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I'm not sure if this question goes here, may be it goes in linguistics or in history? But in the case it belongs here, I was wondering, why japanese has so many words with different meanings which have the same pronunciation? For example, there are at least 80 different words which are pronounced "ko" , at least 45 for "ka", at least 48 for "kyu" and so on . I know probably most languages have several different meanings for the same pronunciation (for example in spanish we say "tomar" for "to drink" and "to get" which arent even remotely related) or in english they use "to play" for playing an instrument or playing a game (which are very different actions in my opinion, and in spanish we use 2 different words for the same "tocar" for an instrument and "jugar" for a game) , but in japanese this situation is taken much further away. Is there any particular reason of historic motivations or motivations of other kind for this to happen?

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It is because of the influx of Chinese language words. In the original Chinese, these words with similar consonant+vowel pronunciations were distinguished by "tones" superimposed on those pronunciations. However, those tones were dropped as the words were imported into Japanese (or dropped as they entered Korean and then came to Japan).

In Japanese those imported words are called [漢語]{かんご}. The native Japanese (including words which may have been introduced from native Korean) are called [大和]{やまと}ことば.

You will notice that Yamato kotoba are not easily confused with each other as that family of closely related non-tonal native languages which eventually became today's Yamato kotaba just used more syllables to disambiguate when necessary.

A related fact is that written language, which by nature includes more higher level concepts, which historically are associated with 漢語, tends to be difficult to read without the use of kanji due to their ambiguity when represented only by phonemes. In Korea, which has dropped Kanji in favor of a purely phonetic writing system, reading texts densely packed with 漢語(*) is somewhat difficult, and there is always some talk about re-introducing Kanji.

(* or whatever 漢語 are called in Korean).

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    What would be a tone for a language? Something simillar to an accent? – Pablo Feb 10 '17 at 19:22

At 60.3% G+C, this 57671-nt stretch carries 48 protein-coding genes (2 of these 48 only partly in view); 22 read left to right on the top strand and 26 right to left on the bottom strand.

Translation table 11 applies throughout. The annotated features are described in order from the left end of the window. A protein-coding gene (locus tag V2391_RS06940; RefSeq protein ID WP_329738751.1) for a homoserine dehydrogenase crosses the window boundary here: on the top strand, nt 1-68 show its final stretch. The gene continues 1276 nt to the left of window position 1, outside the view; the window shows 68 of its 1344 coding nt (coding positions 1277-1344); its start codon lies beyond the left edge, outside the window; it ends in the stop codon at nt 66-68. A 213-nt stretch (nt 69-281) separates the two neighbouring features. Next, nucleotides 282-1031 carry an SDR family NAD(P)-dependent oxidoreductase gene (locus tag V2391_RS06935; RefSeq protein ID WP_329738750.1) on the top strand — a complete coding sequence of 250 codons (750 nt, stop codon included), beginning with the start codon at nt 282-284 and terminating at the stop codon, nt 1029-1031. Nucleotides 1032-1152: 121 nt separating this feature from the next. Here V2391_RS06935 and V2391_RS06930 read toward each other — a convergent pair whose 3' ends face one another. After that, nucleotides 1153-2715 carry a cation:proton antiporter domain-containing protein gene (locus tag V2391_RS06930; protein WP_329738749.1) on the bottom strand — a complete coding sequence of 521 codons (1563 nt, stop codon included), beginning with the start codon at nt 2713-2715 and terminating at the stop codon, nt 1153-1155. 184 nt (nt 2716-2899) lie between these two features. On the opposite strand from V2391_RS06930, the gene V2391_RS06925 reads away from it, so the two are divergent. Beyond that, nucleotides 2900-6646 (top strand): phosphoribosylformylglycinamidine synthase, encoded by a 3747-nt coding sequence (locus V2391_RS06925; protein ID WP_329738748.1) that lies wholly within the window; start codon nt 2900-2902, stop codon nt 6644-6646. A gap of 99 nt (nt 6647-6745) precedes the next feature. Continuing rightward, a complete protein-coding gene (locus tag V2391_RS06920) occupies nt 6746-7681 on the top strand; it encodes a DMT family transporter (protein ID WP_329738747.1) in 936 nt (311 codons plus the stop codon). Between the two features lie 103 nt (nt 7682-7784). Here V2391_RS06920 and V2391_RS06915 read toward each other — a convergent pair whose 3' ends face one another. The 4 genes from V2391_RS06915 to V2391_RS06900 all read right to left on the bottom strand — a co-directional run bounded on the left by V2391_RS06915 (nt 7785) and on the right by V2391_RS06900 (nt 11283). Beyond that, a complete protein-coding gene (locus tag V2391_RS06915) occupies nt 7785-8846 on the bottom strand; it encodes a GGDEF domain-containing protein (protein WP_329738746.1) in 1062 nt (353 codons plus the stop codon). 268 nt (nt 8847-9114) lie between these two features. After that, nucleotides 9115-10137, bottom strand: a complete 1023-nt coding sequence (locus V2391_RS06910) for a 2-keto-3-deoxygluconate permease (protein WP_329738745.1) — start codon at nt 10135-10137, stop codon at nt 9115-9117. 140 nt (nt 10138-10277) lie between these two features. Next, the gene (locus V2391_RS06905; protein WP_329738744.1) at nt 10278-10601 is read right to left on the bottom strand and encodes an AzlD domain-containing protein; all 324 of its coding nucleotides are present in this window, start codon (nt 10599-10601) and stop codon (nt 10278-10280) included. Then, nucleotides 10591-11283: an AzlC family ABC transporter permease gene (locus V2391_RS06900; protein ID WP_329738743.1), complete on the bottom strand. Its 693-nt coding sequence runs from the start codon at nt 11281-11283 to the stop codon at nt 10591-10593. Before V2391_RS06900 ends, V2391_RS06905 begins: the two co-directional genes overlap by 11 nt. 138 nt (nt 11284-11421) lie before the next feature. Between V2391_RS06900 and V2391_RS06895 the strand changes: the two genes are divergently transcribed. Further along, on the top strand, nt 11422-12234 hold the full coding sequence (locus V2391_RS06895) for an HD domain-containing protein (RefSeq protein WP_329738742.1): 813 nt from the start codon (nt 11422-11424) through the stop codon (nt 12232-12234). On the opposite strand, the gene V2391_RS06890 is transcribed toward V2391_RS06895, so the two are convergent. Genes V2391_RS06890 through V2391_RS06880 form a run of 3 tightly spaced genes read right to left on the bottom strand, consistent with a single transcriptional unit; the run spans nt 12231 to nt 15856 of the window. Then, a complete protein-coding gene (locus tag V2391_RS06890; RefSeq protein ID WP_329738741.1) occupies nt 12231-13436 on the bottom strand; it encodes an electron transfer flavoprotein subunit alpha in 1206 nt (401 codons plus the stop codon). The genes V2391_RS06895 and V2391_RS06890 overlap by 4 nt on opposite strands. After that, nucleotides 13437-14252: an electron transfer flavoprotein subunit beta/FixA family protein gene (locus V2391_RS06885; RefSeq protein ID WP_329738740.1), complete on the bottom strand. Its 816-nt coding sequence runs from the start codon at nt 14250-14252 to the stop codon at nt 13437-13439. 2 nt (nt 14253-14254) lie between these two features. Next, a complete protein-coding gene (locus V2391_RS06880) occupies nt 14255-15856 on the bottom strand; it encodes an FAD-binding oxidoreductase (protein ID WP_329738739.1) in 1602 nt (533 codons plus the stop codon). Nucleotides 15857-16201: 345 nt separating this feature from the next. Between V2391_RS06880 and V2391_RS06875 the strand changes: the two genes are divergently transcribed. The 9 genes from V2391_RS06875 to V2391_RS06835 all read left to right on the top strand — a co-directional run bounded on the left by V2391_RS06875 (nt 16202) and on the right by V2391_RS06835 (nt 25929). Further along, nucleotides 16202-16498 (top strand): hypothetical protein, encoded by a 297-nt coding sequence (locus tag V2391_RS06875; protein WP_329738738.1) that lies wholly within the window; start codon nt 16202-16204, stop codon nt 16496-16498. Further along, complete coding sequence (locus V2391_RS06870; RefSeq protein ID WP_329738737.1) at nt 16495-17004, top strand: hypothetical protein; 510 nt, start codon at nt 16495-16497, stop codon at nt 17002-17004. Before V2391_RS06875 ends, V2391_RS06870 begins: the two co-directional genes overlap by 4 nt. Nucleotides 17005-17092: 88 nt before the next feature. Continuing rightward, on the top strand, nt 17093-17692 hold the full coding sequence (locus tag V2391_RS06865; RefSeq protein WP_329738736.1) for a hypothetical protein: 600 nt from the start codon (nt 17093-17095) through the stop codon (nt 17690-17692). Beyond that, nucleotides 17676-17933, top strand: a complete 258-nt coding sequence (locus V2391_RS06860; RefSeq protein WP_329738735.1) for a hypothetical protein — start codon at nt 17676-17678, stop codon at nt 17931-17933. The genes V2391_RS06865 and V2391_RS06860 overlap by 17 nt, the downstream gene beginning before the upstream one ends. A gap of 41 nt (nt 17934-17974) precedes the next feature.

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    @Pablo - A good description can be found here: en.wikipedia.org/wiki/Tone_(linguistics) . Notice that Japanese does contain some occasional small distinction by pitch, e.g., 橋 bridge and 端 edge, vs. 箸 hashi chopsticks. – Craig Hicks Feb 10 '17 at 20:19
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    More about pitch in Japanese, and the large variations found by region: en.wikipedia.org/wiki/Japanese_pitch_accent – Craig Hicks Feb 10 '17 at 20:22
  • @Nothing at all - Thanks for the post edit – Craig Hicks Feb 11 '17 at 8:35
  • @Shoko - Thanks for the post edit fixing my errors – Craig Hicks Feb 11 '17 at 8:36
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You are talking about Kanji, aren't you? Yes there are "子", "来", "小", "湖",etc. They share the same pronunciation "ko." The number of Japanese dairy Kanji is 2136. The number of Japanese pronunciatons are mainly more than fifty.(Precisely more than 100,000.) 50 to 2136 is the reason that there are so many words sharing the same pronunciation.

These Kanji(s) are ideographic characters. Even they share the same pronumciations, each of them has its own meaning.

English word "play" consists of four phonogram words "p", "l", "a" and "y."

Japanese word "子供{こども}" consits of "子{こ}" and "供{ども}=people obey their parents," and means children (of the family). The pronunciation "kodomo こども" is unique. So each Kanji shares the same pronunciations, but Japanese word consisting of several Kanjis has almost unique pronunciation.

Hope this helps.

  • Dear the person who gave me the negative evaluation, can you give me your comment? I'd like to improve my answer. Withour your comment I can't improve my answer. – Sonny365 TANAKA Feb 10 '17 at 14:55
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    I didnt vote down, I was thinking about voting up or not, since you took time to answer and there is some interesting info, but it's not quite why I asked, it's not about if there is or not words with the same pronunciation, but why there are so many words with the same pronunciations – Pablo Feb 10 '17 at 15:36
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    I gave you an upvote because I think the raw statistics tell part of the story. – Craig Hicks Feb 10 '17 at 18:39

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